Missing
Monarchies
Authors
James Wilsdon, Tom Bentley
Publication Date
2002-01-01
Publication Type
Pamphlet

The contributors attempt to understand the enduring appeal of the monarchy and a couple of them argue for outright abolition. Together they ask the question: 'What are kings and queens for?'

Missing
The Adaptive State
Authors
James Wilsdon, Tom Bentley
Publication Date
2003-12-12
Publication Type
Pamphlet

In this collection of essays leading thinkers and practitioners discuss the future of the public realm and the renewal of public goods.

Missing
Masters of the Universe
Authors
James Wilsdon, Melissa Mean
Publication Date
2004-03-03
Publication Type
Pamphlet

While the US tries to dominate space, Europe can offer a vision of public space based on the values of openness and peace.

Missing
See-through Science
Authors
James Wilsdon, Rebecca Willis
Publication Date
2004-09-01
Publication Type
Pamphlet

This pamphlet explores the ways in which we can expose to public scrutiny the assumptions, values and visions that drive science

Missing
Broadband Britain
Authors
James Wilsdon, John Craig, Perri 6
Publication Date
2004-12-15
Publication Type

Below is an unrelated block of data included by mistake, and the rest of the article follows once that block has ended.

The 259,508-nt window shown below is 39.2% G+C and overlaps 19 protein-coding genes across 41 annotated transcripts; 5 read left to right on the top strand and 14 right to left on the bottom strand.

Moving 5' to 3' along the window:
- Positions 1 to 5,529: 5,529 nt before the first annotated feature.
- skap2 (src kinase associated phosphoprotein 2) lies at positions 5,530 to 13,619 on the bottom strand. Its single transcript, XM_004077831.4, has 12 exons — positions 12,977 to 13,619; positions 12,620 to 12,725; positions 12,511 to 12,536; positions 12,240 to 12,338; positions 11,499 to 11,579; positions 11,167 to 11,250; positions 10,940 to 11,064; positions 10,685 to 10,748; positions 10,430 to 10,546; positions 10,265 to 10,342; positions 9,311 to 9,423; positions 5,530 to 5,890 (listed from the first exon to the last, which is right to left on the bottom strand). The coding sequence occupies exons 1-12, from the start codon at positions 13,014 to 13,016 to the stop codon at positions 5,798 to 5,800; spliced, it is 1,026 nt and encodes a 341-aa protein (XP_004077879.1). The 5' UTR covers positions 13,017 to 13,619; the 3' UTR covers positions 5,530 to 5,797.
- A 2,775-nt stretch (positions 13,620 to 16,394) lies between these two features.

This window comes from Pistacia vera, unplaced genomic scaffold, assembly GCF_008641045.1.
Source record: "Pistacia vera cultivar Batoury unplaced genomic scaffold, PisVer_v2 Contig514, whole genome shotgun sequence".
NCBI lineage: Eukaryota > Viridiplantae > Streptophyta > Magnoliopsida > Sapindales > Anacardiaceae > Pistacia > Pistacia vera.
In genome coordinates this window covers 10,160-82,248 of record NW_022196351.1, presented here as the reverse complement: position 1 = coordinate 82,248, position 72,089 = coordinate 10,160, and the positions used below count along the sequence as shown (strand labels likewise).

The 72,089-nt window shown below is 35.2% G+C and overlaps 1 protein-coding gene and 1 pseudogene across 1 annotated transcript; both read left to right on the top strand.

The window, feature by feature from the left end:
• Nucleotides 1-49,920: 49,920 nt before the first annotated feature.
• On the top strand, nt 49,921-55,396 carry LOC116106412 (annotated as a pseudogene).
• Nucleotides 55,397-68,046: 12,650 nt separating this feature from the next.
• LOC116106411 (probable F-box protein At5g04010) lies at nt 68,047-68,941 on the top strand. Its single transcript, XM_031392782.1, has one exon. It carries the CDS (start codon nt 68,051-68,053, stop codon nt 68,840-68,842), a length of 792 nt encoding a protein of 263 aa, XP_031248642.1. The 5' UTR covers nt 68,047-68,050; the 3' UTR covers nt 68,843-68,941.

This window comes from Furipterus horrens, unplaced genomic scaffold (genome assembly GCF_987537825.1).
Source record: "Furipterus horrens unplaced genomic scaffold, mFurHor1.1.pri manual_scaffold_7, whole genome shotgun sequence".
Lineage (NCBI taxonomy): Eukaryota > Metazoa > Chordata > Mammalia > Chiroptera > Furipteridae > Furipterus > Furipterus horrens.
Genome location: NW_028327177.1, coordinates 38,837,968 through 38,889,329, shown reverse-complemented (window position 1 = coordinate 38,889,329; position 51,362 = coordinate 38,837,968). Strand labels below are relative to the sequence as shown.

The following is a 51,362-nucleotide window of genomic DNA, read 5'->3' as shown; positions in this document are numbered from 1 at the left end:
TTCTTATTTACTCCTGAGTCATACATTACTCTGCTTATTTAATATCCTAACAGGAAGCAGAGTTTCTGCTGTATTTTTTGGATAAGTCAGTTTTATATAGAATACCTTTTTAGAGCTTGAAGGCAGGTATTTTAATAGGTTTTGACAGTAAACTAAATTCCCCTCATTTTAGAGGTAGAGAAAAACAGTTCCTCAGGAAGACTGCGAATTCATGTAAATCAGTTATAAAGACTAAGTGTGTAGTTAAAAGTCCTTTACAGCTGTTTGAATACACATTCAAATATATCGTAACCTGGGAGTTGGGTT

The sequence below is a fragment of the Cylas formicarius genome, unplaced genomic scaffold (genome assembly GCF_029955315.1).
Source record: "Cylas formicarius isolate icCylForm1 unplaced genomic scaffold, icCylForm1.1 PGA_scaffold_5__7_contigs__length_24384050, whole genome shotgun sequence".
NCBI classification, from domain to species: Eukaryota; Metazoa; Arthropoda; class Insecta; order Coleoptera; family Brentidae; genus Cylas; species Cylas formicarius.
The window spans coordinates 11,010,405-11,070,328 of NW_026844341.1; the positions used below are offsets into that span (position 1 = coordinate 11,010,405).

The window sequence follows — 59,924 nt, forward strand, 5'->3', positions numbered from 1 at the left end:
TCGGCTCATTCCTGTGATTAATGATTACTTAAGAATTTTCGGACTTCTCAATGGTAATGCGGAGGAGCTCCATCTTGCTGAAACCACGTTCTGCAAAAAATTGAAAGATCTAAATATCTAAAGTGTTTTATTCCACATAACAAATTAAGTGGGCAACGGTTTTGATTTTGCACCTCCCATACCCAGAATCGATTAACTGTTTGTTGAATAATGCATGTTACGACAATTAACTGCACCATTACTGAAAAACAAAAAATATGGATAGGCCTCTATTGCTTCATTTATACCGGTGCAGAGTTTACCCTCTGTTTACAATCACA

Pamphlet

As the number of connections grows by 50,000 every week, broadband internet is increasingly a social phenomenon and a political issue.

Missing
The Public Value of Science
Authors
Brian Wynne, Jack Stilgoe, James Wilsdon
Publication Date
2005-09-05
Publication Type
Pamphlet

Ethical considerations and public engagement should become part of everyday scientific practice. By finding new ways of talking about and building ‘the public value of science’, we can help enrich conversations between scientists, policymakers and the wider public, and encourage them to be about more than just competing views.

Missing
Better Humans?
Authors
James Wilsdon, Paul Miller
Publication Date
2006-02-08
Publication Type
Pamphlet

From memory pills to designer babies, extended lifespans to GM athletes, enhancement technologies promise (or threaten) to radically change our society. Is ours a cyborg future or will we resist the drive to improve human performance? How should policy makers and the public respond?

Governing_at_the_nanoscale
Governing at the Nanoscale
Authors
James Wilsdon, Matthew Kearnes, Phil Macnaghten
Publication Date
2006-04-06
Publication Type
Pamphlet

Based on a two-year ESRC-funded project by Demos and Lancaster University, this report examines the technical and social implications of nanotechnologies.

Missing
Carrots, Sticks and Sermons